Sorry, I Don’t Know Why Murder Rates Are Up In a Bunch of Big Cities


I’ve gotten enough requests to comment on this piece from the New York Times that I guess I’d better do so:

Cities across the nation are seeing a startling rise in murders after years of declines, and few places have witnessed a shift as precipitous as this city. With the summer not yet over, 104 people have been killed this year — after 86 homicides in all of 2014.

More than 30 other cities have also reported increases in violence from a year ago. In New Orleans, 120 people had been killed by late August, compared with 98 during the same period a year earlier. In Baltimore, homicides had hit 215, up from 138 at the same point in 2014. In Washington, the toll was 105, compared with 73 people a year ago. And in St. Louis, 136 people had been killed this year, a 60 percent rise from the 85 murders the city had by the same time last year.

Law enforcement experts say disparate factors are at play in different cities, though no one is claiming to know for sure why murder rates are climbing. Some officials say intense national scrutiny of the use of force by the police has made officers less aggressive and emboldened criminals, though many experts dispute that theory.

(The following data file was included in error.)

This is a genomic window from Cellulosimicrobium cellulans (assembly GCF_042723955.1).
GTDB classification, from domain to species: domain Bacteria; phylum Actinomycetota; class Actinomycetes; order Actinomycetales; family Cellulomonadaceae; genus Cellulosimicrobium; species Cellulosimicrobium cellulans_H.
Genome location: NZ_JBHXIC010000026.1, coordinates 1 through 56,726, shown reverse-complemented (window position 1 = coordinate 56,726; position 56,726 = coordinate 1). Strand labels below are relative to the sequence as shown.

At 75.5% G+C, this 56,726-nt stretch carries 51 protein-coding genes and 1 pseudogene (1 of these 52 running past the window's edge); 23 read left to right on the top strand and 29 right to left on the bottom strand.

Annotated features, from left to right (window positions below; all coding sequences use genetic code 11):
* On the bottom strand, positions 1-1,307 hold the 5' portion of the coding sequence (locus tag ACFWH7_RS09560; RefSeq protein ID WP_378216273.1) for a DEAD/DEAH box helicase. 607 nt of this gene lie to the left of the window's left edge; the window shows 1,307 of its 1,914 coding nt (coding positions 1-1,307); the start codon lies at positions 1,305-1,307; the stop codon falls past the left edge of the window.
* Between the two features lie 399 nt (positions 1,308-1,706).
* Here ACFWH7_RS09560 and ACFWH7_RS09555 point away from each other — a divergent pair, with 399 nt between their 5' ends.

The reason I haven’t said anything about this until now is that I had nothing to say. I have no more idea what’s driving this increase than anyone else.

But what about lead? Here’s the problem: gasoline lead explains one thing and one thing only. And that thing is the huge violent crime wave of 1960-1990 followed by the equally huge drop of 1990-2010. But that’s over. What we’re left with now is the baseline level of violent crime, which obviously wouldn’t be zero even if there were no lead in the environment at all. And the causes of this baseline level of violent crime are all the usual suspects: poverty, race, drugs, policing, guns, demographics, and so forth. A more detailed explanation is here. At this point, lead is a very small contributor to the crime level.

It’s also worth pointing out that crime figures, and murder figures in particular, are extremely noisy. Lead explains long-term shifts. It doesn’t explain short-term spikes or (in most cases) differences from one city to another. The current increase in murder rates could be due to lots of things, or it could just be the usual noise in the numbers. Maybe they’ll go right back down next year.

But I don’t know. The only thing I do know is that lead is playing no particular role in this, either good or bad.

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